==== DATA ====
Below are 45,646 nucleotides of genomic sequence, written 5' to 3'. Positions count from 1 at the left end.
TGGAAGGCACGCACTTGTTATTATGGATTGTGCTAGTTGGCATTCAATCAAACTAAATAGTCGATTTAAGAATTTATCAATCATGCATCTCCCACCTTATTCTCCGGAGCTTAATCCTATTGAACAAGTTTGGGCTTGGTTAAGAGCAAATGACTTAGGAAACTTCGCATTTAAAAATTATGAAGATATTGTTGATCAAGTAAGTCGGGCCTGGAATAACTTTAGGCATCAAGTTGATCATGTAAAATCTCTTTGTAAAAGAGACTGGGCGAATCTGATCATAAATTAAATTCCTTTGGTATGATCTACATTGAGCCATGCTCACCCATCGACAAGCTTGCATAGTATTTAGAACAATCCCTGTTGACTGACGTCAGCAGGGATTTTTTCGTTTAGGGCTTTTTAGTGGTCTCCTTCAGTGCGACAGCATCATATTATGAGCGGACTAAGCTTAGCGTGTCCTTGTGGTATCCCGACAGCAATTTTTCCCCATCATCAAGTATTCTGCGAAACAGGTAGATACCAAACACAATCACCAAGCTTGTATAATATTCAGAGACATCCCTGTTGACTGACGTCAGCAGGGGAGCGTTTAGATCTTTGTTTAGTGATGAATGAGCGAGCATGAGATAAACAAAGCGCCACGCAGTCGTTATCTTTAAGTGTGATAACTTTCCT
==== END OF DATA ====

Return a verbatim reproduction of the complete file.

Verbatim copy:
Below are 45,646 nucleotides of genomic sequence, written 5' to 3'. Positions count from 1 at the left end.
TGGAAGGCACGCACTTGTTATTATGGATTGTGCTAGTTGGCATTCAATCAAACTAAATAGTCGATTTAAGAATTTATCAATCATGCATCTCCCACCTTATTCTCCGGAGCTTAATCCTATTGAACAAGTTTGGGCTTGGTTAAGAGCAAATGACTTAGGAAACTTCGCATTTAAAAATTATGAAGATATTGTTGATCAAGTAAGTCGGGCCTGGAATAACTTTAGGCATCAAGTTGATCATGTAAAATCTCTTTGTAAAAGAGACTGGGCGAATCTGATCATAAATTAAATTCCTTTGGTATGATCTACATTGAGCCATGCTCACCCATCGACAAGCTTGCATAGTATTTAGAACAATCCCTGTTGACTGACGTCAGCAGGGATTTTTTCGTTTAGGGCTTTTTAGTGGTCTCCTTCAGTGCGACAGCATCATATTATGAGCGGACTAAGCTTAGCGTGTCCTTGTGGTATCCCGACAGCAATTTTTCCCCATCATCAAGTATTCTGCGAAACAGGTAGATACCAAACACAATCACCAAGCTTGTATAATATTCAGAGACATCCCTGTTGACTGACGTCAGCAGGGGAGCGTTTAGATCTTTGTTTAGTGATGAATGAGCGAGCATGAGATAAACAAAGCGCCACGCAGTCGTTATCTTTAAGTGTGATAACTTTCCT